Energy Economy

Crude Oil Price Plunges on Inventory Report

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The U.S. Energy Information Administration (EIA) released its weekly petroleum status report Wednesday morning. U.S. commercial crude inventories increased by 7.3 million barrels last week, maintaining a total U.S. commercial crude inventory of 387.2 million barrels. Crude inventories remain well above the upper limit of the five-year range for this time of the year.

Total gasoline inventories increased by 4.1 million barrels last week and remain well above the upper limit of the five-year average range. Total motor gasoline supplied (the EIA’s measure of consumption) averaged over 9.2 million barrels a day for the past four weeks, up by 4.1% compared with the same period a year ago.

Distillate inventories increased by 2.3 million barrels last week and remain in the lower half of the average range. Distillate product supplied averaged about 3.9 million barrels a day over the past four weeks, up by 3.1% when compared with the same period last year. Distillate production averaged over 5.2 million barrels a day last week, roughly flat with the prior week’s production.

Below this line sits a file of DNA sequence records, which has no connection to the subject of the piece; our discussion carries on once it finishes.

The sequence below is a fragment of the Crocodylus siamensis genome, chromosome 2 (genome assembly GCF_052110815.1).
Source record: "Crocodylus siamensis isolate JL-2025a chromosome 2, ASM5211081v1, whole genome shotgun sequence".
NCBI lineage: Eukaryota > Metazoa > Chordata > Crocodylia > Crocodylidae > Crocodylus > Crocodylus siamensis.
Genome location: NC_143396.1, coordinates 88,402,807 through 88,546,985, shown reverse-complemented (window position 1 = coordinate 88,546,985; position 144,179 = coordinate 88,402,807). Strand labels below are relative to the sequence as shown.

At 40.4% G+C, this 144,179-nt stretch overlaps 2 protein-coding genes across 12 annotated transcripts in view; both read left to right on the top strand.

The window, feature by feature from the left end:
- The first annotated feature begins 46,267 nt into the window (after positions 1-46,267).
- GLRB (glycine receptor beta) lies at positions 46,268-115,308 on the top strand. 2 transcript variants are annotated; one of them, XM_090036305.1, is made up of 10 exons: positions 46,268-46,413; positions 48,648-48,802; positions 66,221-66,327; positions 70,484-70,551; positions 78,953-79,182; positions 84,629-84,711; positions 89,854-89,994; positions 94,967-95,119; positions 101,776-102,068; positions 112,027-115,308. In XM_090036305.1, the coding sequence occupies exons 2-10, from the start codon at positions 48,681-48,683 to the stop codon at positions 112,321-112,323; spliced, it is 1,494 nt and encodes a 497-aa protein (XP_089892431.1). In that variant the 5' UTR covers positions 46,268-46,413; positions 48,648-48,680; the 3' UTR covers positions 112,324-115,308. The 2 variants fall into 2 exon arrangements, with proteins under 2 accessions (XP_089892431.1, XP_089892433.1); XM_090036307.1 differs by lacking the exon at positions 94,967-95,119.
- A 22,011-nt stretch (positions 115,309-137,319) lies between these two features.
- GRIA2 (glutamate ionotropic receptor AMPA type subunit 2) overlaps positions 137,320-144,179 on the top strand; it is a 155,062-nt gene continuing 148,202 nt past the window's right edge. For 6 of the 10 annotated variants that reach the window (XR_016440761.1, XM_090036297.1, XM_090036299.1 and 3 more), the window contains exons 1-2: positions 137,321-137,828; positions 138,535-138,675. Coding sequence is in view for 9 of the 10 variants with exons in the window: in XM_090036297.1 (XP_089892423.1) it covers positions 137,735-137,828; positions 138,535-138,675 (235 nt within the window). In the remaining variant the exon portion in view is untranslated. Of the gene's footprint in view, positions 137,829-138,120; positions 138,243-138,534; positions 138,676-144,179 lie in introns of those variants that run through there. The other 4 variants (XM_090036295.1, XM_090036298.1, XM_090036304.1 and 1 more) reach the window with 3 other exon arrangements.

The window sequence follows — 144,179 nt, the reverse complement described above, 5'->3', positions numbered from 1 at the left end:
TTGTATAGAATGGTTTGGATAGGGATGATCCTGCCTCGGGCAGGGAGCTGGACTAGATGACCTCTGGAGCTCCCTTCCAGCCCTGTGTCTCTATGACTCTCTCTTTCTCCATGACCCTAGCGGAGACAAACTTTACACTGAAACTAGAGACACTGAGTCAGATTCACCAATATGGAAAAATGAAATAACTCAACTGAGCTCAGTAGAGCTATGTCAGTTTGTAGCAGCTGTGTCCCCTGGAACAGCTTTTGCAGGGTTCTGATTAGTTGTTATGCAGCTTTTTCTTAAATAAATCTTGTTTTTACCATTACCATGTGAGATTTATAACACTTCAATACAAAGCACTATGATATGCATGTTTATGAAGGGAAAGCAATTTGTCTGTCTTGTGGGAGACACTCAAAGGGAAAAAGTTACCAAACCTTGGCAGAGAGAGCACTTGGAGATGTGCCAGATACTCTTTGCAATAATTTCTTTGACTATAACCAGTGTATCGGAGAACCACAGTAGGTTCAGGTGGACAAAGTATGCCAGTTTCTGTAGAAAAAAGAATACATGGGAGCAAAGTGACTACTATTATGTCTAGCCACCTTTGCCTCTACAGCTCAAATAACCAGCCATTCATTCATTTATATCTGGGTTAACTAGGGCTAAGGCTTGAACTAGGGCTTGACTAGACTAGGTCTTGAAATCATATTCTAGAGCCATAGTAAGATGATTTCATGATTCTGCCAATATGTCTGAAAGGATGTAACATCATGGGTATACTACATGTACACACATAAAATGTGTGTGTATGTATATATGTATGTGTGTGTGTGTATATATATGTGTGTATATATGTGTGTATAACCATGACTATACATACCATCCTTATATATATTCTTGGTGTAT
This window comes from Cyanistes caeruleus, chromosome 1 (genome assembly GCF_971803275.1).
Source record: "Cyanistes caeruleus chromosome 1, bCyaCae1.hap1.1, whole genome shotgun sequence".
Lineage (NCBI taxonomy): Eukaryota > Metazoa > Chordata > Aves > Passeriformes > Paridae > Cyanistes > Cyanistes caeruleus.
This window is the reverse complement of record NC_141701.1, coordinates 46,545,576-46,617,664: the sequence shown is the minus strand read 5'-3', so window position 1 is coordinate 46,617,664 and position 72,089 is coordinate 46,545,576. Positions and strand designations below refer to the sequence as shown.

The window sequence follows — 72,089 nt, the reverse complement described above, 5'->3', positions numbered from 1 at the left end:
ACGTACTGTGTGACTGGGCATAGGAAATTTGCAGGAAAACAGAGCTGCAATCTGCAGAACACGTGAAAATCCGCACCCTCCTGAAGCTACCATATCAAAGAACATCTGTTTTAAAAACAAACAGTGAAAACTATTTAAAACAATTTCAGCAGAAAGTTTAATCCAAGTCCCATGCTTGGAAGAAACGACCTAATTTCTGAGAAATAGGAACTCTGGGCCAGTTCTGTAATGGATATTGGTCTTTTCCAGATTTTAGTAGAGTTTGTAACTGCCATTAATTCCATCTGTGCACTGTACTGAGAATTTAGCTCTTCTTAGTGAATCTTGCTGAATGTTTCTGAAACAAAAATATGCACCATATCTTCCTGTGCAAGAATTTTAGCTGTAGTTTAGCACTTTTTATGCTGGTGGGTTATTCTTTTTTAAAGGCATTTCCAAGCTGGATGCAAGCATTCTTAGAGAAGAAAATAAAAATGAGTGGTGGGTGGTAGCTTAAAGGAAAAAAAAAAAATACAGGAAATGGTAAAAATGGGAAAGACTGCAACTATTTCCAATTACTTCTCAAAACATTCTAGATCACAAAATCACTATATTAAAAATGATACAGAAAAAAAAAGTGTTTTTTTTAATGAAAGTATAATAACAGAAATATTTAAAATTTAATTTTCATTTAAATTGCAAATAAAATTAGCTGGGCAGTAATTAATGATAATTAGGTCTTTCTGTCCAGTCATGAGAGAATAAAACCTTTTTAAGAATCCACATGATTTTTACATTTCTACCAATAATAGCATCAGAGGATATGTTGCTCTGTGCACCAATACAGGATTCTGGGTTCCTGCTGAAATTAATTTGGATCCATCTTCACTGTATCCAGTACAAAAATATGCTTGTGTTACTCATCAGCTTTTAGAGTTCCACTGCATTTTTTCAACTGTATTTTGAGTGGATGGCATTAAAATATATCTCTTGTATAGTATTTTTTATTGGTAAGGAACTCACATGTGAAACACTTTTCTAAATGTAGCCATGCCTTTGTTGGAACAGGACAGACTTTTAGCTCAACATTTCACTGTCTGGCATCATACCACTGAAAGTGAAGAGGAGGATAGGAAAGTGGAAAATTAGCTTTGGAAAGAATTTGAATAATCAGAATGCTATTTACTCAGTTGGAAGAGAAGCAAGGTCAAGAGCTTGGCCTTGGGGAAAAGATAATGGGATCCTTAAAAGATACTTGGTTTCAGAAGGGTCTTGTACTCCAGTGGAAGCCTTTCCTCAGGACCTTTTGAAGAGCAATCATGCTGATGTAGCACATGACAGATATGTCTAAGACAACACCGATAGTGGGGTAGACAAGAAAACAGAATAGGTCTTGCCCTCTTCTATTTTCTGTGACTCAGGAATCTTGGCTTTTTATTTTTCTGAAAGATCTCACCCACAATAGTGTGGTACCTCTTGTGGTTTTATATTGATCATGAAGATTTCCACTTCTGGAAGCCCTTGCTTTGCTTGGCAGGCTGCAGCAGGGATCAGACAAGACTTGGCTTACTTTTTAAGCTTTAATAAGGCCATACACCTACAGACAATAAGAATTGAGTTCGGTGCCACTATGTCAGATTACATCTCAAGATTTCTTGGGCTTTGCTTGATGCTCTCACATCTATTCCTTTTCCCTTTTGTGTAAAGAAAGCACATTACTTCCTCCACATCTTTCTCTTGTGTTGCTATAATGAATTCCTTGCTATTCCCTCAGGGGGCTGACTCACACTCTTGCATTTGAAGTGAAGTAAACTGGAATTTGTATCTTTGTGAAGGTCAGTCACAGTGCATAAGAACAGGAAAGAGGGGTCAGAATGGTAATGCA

Tuesday evening the American Petroleum Institute (API) reported that crude inventories rose by 5.4 million barrels in the week ending December 19. The trade group also said gasoline stockpiles rose by 5.5 million barrels and distillate inventories rose by 1.1 million barrels. For the same period, analysts had estimated a decrease of 1.8 million barrels.

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Before the EIA report, West Texas Intermediate (WTI) crude for January delivery was trading down about 2.8% at around $55.60 a barrel Wednesday morning. The WTI price tumbled further to around $55.20 (down about 3.3% for the day) immediately after the report was released.

For the past week, crude imports averaged 8.3 million barrels a day, up by 1.2 million barrels a day compared with the previous week. Refineries were running at 93.5% of capacity, with daily input of over 16.3 million barrels a day, about 40,000 barrels a day above the previous week’s average.

The inventory declines for both crude and distillates reflects an essentially flat week for inventories. The second consecutive sharp jump in gasoline supplies, however, could indicate not only that U.S. demand is continuing to fall, but that overseas demand for U.S. refined products is cooling off as well.

According to AAA, the current national average pump price per gallon of regular gasoline is $2.353, down from $2.505 a week ago and from $2.813 a month ago. Last year a gallon of regular cost $3.258 on average in the United States.

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Here is a look at how share prices for two exchange traded funds reacted to this latest report.

The United States Oil ETF (NYSEMKT: USO) traded down nearly 3%, at $20.95 in a 52-week range of $20.53 to $39.44.

The Market Vectors Oil Services ETF (NYSEMKT: OIH) traded down nearly 2%, at $35.65 in a 52-week range of $33.54 to $58.01.